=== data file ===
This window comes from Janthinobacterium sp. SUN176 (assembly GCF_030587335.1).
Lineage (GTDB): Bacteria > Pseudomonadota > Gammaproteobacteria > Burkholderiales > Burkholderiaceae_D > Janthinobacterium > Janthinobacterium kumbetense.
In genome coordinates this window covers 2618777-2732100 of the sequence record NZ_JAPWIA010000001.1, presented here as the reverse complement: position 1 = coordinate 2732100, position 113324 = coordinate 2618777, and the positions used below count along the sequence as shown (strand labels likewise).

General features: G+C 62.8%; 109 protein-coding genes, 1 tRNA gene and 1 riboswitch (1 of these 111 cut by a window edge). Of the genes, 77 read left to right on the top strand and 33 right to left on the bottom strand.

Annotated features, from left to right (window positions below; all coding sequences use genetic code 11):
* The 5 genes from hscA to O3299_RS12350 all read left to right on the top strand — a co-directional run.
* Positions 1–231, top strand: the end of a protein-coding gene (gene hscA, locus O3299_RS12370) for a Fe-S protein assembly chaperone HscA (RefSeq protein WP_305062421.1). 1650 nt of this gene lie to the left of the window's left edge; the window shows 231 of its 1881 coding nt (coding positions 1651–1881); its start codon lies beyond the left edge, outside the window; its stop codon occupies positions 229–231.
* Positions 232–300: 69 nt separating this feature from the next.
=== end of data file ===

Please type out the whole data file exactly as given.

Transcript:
This window comes from Janthinobacterium sp. SUN176 (assembly GCF_030587335.1).
Lineage (GTDB): Bacteria > Pseudomonadota > Gammaproteobacteria > Burkholderiales > Burkholderiaceae_D > Janthinobacterium > Janthinobacterium kumbetense.
In genome coordinates this window covers 2618777-2732100 of the sequence record NZ_JAPWIA010000001.1, presented here as the reverse complement: position 1 = coordinate 2732100, position 113324 = coordinate 2618777, and the positions used below count along the sequence as shown (strand labels likewise).

General features: G+C 62.8%; 109 protein-coding genes, 1 tRNA gene and 1 riboswitch (1 of these 111 cut by a window edge). Of the genes, 77 read left to right on the top strand and 33 right to left on the bottom strand.

Annotated features, from left to right (window positions below; all coding sequences use genetic code 11):
* The 5 genes from hscA to O3299_RS12350 all read left to right on the top strand — a co-directional run.
* Positions 1–231, top strand: the end of a protein-coding gene (gene hscA, locus O3299_RS12370) for a Fe-S protein assembly chaperone HscA (RefSeq protein WP_305062421.1). 1650 nt of this gene lie to the left of the window's left edge; the window shows 231 of its 1881 coding nt (coding positions 1651–1881); its start codon lies beyond the left edge, outside the window; its stop codon occupies positions 229–231.
* Positions 232–300: 69 nt separating this feature from the next.